What drives your fund costs up or down?
June 25, 2013
Unlike other mutual fund providers, Vanguard offers its funds "at cost." That means shareholders pay Vanguard only what it costs to manage a fund. Nothing more.
What is an expense ratio?
The costs of operating a fund—including investment advisory fees, administrative costs, and expenses related to providing shareholder services—are reflected in its "expense ratio."
Crunching the numbers
What do all these numbers mean to you? A hypothetical fund with a 1.0% expense ratio charges you $100 each year for every $10,000 you've invested in it. A fund with a 0.2% expense ratio charges you $20 each year. Over time, differences like that can really add up.
Typically, the expense ratios reported in a Vanguard fund prospectus and on vanguard.com are backward-looking: They represent the costs incurred by the fund during its previous fiscal year divided by average fund assets during that year. The expense ratio that results from this calculation appears in the updated prospectus that Vanguard files annually with the Securities and Exchange Commission.
Bringing down the cost of investing
Several studies have shown that funds with lower expense ratios, as a group, deliver better performance than higher-cost funds—because investors keep more of their returns.* We have a long history of adding value for shareholders by reducing the expense ratios on our funds. The average expense ratio on Vanguard funds offered for sale in the U.S. decreased from 0.89% in 1975 to 0.19% in 2012. (Source: Lipper and Vanguard.)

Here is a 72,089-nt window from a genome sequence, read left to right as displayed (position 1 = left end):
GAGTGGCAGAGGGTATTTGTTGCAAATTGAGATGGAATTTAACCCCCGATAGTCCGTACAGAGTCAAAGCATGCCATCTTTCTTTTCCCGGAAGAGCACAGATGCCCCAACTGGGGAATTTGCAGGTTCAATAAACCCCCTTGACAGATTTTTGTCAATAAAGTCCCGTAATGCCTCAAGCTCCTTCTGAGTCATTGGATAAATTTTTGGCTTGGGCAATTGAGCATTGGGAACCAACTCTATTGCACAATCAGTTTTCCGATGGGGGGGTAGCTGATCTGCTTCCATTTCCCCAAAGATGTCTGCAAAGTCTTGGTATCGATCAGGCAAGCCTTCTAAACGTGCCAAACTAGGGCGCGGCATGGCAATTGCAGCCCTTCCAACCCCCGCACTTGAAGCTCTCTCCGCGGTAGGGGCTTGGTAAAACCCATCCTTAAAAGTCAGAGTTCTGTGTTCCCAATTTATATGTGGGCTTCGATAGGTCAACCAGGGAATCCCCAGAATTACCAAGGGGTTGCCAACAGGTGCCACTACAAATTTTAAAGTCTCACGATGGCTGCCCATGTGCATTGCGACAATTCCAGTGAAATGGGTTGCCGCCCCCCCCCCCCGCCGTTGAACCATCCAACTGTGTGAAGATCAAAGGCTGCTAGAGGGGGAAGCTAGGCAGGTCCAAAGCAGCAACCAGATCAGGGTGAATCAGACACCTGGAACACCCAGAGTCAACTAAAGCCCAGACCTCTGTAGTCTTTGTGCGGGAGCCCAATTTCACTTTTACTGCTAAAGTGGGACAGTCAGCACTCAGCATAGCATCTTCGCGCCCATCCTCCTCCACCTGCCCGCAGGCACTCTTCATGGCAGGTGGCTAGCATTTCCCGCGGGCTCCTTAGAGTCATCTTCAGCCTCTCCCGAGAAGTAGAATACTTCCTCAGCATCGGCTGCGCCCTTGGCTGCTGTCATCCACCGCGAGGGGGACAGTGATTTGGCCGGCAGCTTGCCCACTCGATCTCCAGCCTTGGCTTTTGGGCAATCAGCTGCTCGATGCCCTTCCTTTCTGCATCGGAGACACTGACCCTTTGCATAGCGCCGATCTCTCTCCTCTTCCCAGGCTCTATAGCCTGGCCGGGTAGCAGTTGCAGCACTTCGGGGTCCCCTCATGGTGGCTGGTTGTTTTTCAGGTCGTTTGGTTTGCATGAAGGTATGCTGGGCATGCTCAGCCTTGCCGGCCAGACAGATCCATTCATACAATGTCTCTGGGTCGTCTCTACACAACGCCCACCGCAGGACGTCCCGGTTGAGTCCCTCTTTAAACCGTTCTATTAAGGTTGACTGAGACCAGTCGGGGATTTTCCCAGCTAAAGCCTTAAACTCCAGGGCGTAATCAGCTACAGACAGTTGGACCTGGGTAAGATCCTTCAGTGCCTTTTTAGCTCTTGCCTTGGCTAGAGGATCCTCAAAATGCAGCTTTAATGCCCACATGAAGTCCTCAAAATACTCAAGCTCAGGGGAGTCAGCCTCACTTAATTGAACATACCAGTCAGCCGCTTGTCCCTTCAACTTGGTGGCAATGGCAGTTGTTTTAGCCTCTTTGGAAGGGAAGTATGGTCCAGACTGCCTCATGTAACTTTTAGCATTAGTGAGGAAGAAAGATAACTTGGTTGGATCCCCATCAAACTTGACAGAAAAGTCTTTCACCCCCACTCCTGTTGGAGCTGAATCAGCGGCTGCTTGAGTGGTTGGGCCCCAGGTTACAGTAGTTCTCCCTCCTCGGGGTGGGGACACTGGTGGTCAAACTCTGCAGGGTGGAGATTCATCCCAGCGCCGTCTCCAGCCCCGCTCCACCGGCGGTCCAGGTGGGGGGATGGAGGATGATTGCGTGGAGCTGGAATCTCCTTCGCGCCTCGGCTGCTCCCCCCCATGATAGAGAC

But does that mean that an increase in a fund's expense ratio is always bad news for investors? The answer depends on the reason for the increase.
Why do expense ratios change?
As with any ratio, the expense ratio can change based on changes to the numerator (costs), the denominator (average fund assets), or both.
Two common drivers of adjustments to a fund's expense ratio are changes in the value of fund assets and, for actively managed funds, the terms of the contract between Vanguard and third-party investment advisors.
When assets grow (whether from market appreciation or cash flow), a fund achieves economies of scale. Fixed costs spread over the larger asset base represent a smaller share of assets. Conversely, if fund assets decline—as they did during the bear market from late 2007 to March 2009—fixed costs represent a larger slice of fund assets, driving up the expense ratio.
For actively managed funds, most of Vanguard's contracts with external advisors include a base fee plus or minus a performance adjustment. If the advisor outperforms the designated benchmark index, the firm's fee increases. This is good news for shareholders as they directly benefit from the advisor's superior results. If the advisor underperforms, its fee declines.
The incentive-fee structure helps to ensure that the interests of the advisor and the fund's shareholders remain aligned, regardless of market conditions. Click View prospectus and reports on each fund's Overview page for more information on performance-based fees.
*For example, see Shopping for alpha: You get what you don't pay for.
- All investing is subject to risk, including possible loss of the money you invest.